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March 13, 2023

The Painted Brick Dilemma

Let’s tackle a hotly-contested argument. Should you paint your brick?

Brick is one of the oldest building materials dating back for centuries. It is durable and considered to be relatively low maintenance. The color of the brick varies based upon a number of factors – but primarily based upon the color of the clay used. This factor used to make brick color indigenous to the area, explaining why we saw red brick in areas of the country with red clay.

Color Trends and Brick Selection

But of course, with mass transportation and modern manufacturing, there are a variety of color choices for brick. And when it comes to the color of someone’s home – color preference can be deeply subjective and personal. These preferences are also influenced by color trends. The traditional red brick in the south became dated and the new preferred brick color was a brown brick. This color trend coincided with “builder beige” in all types of materials.

When I first moved to Jacksonville Florida in the late eighties, pink, wood mold brick was the rage! Every brick house along the street seemed to be in this color. Enter the 2020s, and we are in the thick of the farmhouse white phase. Newly constructed homes can be seen with a variety of white and light-colored bricks.


The modern version of farmhouse includes stark color contrasts and the use of white and black brick.

A few years back, one of our client’s painted the brick on their model home white. It was stunning and so unique for the area at the time that random people would show up at the model to marvel at the home. In a sea of builder beige homes, it was a refreshing change.

Now that farmhouse white is all the rage, several homeowners are painting their traditional red brick homes white. The first one gets painted: “Wow – what a beautiful transformation”. Then you see another one. “Oh – that’s nice too.” But by the 5th or 6th white brick house you begin to wonder, is this a good idea? Adding paint to perhaps the lowest maintenance finish? Once painted, there’s no practical way to go back! When the farmhouse white trend becomes dated, will homeowner’s have white painter’s remorse? Or will they simply keep up with color trends by repainting?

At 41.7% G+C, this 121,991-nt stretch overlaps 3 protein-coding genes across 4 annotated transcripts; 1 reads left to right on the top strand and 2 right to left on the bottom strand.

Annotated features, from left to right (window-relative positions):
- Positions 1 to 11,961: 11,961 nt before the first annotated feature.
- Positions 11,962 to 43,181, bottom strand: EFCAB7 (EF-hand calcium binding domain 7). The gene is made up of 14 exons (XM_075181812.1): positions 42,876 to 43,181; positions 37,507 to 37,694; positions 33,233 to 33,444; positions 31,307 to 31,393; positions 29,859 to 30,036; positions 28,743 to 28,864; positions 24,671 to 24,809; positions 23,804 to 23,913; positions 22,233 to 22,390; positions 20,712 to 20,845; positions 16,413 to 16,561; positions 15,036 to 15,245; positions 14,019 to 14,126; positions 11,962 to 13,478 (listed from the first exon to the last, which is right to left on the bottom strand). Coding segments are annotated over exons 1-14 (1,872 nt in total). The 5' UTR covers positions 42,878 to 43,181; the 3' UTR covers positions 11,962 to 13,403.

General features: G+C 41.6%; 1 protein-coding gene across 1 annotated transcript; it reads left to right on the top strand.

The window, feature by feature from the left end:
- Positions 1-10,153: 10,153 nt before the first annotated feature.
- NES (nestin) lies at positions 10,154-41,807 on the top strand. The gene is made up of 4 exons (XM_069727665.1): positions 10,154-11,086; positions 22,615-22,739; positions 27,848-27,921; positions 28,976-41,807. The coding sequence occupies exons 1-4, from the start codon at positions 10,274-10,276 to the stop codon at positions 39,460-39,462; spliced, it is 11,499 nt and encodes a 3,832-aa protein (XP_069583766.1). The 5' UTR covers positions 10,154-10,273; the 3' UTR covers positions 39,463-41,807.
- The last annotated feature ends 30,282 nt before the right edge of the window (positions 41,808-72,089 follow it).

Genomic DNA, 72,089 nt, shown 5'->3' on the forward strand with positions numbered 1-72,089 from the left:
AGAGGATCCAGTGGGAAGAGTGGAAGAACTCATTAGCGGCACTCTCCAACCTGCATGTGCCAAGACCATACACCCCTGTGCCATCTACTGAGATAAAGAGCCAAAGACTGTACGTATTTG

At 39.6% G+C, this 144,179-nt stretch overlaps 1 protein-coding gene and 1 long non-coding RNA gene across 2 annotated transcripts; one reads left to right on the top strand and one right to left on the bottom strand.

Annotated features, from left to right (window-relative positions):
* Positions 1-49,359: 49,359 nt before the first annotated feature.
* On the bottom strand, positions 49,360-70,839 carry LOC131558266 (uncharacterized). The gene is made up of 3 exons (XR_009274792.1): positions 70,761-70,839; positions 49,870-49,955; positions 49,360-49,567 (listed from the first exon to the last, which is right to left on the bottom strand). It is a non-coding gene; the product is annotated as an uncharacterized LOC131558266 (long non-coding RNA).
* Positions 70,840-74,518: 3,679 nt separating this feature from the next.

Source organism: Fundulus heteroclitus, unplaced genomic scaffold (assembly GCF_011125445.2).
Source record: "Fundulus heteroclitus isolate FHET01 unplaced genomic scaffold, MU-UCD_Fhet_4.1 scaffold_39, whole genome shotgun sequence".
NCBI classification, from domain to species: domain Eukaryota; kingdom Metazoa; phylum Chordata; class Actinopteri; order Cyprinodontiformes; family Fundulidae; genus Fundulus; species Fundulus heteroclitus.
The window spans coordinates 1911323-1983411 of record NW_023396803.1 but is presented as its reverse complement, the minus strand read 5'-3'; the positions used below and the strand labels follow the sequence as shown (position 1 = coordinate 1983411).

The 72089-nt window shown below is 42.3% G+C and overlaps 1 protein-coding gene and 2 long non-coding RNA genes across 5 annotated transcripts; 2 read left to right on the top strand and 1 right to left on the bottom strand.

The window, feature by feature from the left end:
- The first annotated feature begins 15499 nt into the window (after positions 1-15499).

One of the 2023 Best in American Living Award winners is a stunning example of before and after with painted brick. Ah – but there’s more to the story than just the paint color. In this case, the house was expanded. Can you imagine trying to match brick on a home built 10 or 20 years ago? Perhaps you can come close to the original color – but how has time changed the brick? What about the color of the mortar? The color of the mortar selection can have significant impact on the look of the home. In the case of this award-winning home – painting brick not only gave the home a fresh new feel but it also allowed for a seamless expansion of the home. A win -win.

Alternatives to painting

It is possible to give a brick home a fresh new look without having to paint it. Recently, we helped select new trim and accent colors for a home built in the sixties. While our changes weren’t as dramatic as repainting the brick, they were also less expensive and allowed the unpainted brick to stand out.

The Moral of the Story

Color trends come and go. Indeed, every paint manufacturer has their color of the year – though I caution against painting your house a color of the year as these are mostly for interior colors. When it comes to exteriors, trends seem to be more long lasting. Duh – it costs more to paint the entire exterior of a home vs a single room.

People tend to feel very strongly about painting brick one way or another. You either love it or have a deep disdain for it. If you ask me – it depends! Unless the home is on a giant estate, the other homes in the neighborhood should be considered. No one wants to see an entire street of white houses – just like we grew tired of seeing entire streetscape of beige. Many newly developed communities have implemented monotony rules prohibiting same color homes side-by-side or across from each other. In older neighborhoods there is no such restriction. Self-control is recommended before painting brick. Perhaps fresh landscaping or a new shutter color is a more practical alternative.

Where do you fall on the painted brick argument? Is it a refreshing option or has it been overdone? I’d love to hear your thoughts!

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This post was written by Housing Design Matters